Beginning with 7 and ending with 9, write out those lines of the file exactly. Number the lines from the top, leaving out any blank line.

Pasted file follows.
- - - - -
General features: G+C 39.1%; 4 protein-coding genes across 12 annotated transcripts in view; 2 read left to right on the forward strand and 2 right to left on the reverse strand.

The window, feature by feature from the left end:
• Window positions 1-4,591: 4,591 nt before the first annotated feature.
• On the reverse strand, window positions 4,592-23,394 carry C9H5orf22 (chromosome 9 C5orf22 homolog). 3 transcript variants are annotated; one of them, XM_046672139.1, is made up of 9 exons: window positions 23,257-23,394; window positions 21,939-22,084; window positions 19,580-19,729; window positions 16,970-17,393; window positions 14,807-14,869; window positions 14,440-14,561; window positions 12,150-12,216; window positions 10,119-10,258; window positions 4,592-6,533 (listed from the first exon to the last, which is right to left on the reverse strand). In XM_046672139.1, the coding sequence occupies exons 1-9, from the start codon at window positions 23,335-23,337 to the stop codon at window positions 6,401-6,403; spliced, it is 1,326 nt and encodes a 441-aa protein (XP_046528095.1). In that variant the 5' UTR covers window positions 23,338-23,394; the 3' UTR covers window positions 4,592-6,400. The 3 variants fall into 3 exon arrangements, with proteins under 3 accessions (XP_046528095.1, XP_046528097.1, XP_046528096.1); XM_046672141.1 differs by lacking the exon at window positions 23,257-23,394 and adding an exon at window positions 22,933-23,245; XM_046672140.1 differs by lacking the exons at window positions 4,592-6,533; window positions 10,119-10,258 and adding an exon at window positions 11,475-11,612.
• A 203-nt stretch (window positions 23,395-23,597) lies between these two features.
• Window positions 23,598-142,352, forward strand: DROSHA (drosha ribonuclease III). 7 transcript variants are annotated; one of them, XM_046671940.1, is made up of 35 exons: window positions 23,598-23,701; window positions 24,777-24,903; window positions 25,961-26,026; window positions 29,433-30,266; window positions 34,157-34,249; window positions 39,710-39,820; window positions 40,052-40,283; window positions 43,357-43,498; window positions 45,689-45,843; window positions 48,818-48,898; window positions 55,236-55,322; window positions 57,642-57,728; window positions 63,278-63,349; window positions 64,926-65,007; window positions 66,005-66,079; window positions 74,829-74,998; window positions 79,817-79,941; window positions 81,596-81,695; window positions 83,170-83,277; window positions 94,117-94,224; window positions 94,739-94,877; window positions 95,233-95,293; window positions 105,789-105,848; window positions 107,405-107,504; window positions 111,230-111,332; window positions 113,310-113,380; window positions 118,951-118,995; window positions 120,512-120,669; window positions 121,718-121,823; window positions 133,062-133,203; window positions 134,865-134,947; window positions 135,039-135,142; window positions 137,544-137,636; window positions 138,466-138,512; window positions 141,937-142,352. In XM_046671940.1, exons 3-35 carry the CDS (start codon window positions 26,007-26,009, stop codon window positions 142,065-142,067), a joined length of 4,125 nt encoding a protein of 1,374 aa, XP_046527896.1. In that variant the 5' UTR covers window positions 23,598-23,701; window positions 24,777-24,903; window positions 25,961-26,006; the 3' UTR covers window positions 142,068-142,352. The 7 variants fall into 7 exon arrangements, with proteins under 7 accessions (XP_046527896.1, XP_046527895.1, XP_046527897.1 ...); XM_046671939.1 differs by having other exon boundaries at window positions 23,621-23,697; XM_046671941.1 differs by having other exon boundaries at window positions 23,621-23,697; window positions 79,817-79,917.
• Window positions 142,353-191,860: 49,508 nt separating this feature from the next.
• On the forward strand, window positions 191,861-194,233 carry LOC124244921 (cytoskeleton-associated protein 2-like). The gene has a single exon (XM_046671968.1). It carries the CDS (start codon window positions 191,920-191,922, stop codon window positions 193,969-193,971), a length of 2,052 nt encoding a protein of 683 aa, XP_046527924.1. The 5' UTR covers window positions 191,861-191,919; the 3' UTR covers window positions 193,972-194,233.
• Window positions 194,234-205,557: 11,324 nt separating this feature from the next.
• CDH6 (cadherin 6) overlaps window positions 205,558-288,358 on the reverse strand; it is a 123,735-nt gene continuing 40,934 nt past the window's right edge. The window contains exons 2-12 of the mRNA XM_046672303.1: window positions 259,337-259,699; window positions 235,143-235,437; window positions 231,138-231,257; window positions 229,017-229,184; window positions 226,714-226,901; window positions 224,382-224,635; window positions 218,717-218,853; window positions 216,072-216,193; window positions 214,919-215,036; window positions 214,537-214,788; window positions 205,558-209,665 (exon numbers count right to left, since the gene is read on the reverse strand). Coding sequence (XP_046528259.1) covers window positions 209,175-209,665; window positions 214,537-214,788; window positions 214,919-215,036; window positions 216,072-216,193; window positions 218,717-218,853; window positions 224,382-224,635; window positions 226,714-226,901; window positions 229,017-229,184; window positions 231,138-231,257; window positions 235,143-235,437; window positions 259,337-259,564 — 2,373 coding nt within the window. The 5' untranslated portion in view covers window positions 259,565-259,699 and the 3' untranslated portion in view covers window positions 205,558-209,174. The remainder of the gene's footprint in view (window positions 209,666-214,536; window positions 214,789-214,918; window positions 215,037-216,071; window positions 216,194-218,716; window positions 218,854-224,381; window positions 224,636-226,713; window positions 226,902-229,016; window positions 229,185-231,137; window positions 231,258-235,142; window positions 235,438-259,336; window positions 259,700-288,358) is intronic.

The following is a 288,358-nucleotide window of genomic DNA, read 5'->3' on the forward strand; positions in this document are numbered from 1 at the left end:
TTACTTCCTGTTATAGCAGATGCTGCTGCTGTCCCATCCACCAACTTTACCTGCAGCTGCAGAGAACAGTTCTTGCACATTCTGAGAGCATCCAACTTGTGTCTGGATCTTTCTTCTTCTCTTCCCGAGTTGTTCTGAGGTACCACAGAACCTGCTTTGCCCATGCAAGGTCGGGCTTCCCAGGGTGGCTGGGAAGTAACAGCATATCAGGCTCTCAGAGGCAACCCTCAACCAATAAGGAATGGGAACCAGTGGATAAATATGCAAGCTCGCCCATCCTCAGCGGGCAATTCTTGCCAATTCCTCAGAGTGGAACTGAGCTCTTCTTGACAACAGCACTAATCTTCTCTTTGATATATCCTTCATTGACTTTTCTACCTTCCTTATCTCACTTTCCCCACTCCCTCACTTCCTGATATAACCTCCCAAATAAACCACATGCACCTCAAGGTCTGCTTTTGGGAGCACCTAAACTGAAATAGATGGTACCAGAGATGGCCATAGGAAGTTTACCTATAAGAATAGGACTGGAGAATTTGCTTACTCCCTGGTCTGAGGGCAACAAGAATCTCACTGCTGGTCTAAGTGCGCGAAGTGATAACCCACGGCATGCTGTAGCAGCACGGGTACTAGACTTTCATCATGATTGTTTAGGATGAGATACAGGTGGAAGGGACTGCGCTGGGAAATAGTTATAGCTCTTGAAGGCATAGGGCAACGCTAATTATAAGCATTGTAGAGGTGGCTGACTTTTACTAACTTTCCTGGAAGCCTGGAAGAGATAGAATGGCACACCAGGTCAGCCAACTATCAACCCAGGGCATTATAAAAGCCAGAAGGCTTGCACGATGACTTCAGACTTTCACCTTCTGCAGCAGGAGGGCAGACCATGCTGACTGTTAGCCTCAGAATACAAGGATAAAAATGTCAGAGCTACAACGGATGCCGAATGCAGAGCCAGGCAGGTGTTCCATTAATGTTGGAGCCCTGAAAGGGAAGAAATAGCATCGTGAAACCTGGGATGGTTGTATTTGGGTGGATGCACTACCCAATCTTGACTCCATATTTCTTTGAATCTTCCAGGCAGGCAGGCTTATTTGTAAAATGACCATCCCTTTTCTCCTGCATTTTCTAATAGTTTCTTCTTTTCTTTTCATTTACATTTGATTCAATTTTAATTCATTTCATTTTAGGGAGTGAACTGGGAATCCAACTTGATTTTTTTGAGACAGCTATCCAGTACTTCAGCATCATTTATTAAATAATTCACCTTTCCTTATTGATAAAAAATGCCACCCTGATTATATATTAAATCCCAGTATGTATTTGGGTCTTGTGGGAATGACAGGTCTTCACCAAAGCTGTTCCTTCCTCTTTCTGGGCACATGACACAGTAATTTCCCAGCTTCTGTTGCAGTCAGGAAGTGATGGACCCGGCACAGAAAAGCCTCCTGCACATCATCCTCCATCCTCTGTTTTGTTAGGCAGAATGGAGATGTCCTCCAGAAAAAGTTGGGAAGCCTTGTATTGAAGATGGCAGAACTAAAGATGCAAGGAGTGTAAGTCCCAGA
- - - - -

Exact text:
• Window positions 142,353-191,860: 49,508 nt separating this feature from the next.
• On the forward strand, window positions 191,861-194,233 carry LOC124244921 (cytoskeleton-associated protein 2-like). The gene has a single exon (XM_046671968.1). It carries the CDS (start codon window positions 191,920-191,922, stop codon window positions 193,969-193,971), a length of 2,052 nt encoding a protein of 683 aa, XP_046527924.1. The 5' UTR covers window positions 191,861-191,919; the 3' UTR covers window positions 193,972-194,233.
• Window positions 194,234-205,557: 11,324 nt separating this feature from the next.